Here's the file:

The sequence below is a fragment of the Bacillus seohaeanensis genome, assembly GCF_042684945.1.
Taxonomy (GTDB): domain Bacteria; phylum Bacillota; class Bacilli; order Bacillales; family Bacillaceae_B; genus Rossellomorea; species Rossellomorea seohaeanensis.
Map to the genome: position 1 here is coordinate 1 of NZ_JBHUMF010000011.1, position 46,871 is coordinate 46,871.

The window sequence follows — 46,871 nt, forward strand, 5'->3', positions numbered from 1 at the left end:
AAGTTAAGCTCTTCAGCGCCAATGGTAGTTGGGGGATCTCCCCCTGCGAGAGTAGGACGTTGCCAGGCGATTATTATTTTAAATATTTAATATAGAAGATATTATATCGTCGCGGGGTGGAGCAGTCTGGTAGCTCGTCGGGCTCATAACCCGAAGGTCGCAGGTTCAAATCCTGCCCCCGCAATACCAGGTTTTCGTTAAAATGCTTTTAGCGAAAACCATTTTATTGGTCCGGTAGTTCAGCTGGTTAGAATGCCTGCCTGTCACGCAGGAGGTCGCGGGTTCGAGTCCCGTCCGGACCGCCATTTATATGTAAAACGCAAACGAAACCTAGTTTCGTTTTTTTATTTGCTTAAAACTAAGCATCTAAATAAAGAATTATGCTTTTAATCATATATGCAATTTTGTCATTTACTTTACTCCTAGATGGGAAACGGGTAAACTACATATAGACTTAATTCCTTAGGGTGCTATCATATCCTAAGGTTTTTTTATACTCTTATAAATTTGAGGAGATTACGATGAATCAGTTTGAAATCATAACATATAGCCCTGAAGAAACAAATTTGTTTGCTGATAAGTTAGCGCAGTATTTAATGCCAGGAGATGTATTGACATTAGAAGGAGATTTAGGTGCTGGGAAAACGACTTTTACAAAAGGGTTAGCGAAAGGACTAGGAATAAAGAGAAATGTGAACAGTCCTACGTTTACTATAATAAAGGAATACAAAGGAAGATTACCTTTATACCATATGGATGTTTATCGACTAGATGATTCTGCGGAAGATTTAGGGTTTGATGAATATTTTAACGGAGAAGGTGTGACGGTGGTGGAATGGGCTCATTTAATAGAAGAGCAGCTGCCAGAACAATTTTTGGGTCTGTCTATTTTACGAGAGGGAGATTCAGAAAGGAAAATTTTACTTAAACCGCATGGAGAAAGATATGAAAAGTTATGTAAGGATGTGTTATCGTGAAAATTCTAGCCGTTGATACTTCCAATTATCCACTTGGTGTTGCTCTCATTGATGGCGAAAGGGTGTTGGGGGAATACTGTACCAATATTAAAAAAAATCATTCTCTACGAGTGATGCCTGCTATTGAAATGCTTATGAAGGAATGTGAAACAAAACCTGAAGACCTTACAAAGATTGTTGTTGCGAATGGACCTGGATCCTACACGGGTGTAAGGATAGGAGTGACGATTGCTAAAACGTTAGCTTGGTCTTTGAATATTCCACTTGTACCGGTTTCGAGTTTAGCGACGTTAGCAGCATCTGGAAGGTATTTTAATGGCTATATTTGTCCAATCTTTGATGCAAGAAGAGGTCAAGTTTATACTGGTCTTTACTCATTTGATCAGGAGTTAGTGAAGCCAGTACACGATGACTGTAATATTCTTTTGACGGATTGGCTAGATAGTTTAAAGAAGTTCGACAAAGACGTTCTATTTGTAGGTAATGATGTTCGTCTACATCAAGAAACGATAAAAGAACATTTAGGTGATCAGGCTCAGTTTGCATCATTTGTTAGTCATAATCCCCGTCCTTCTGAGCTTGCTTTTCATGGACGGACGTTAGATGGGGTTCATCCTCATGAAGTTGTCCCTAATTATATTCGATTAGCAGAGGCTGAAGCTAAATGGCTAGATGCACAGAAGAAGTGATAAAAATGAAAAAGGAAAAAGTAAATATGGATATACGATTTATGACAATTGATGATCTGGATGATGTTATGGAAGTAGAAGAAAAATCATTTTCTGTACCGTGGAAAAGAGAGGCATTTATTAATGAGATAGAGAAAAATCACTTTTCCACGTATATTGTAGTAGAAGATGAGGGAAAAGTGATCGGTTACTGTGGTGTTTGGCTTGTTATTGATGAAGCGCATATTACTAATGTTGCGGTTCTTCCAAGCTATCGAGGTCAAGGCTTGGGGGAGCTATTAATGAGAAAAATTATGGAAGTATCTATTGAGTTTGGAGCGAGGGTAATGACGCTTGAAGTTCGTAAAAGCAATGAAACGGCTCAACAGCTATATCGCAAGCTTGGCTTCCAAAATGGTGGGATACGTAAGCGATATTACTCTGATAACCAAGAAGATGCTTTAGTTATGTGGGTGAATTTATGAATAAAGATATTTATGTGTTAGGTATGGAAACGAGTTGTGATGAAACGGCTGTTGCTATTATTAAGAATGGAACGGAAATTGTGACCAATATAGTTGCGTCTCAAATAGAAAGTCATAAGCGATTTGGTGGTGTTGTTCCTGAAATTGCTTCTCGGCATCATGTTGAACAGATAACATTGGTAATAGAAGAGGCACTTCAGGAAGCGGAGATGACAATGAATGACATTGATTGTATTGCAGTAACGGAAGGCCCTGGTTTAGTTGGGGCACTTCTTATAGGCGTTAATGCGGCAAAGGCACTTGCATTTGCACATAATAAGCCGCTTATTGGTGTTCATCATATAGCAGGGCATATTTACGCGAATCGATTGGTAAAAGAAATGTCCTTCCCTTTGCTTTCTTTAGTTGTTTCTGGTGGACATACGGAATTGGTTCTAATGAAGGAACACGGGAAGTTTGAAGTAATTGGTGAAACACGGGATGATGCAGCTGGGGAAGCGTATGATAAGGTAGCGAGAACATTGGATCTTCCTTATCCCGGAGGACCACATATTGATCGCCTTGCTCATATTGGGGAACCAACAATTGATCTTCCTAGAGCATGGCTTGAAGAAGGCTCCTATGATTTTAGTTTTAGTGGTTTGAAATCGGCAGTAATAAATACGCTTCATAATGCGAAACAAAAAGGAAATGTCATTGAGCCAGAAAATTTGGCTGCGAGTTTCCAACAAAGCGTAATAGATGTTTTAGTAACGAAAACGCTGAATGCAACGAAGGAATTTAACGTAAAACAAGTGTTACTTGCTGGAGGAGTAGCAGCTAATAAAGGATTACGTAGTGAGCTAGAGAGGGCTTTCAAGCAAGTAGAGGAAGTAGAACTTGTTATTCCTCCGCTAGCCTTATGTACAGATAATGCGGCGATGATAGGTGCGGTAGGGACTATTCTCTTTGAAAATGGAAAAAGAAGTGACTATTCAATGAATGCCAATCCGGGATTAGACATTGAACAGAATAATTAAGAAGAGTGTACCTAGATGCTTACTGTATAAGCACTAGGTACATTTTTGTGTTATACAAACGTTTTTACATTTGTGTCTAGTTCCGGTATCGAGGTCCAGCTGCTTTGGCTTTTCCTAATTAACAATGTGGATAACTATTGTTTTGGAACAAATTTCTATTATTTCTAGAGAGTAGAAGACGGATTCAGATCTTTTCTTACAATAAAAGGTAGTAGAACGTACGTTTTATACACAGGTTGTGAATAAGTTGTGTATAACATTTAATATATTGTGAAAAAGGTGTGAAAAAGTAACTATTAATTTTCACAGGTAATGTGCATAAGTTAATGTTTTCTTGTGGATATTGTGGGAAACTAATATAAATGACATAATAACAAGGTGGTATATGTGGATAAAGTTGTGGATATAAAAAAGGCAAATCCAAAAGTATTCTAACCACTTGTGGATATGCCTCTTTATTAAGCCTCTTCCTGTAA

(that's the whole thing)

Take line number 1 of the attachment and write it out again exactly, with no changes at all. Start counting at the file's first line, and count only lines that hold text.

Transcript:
The sequence below is a fragment of the Bacillus seohaeanensis genome, assembly GCF_042684945.1.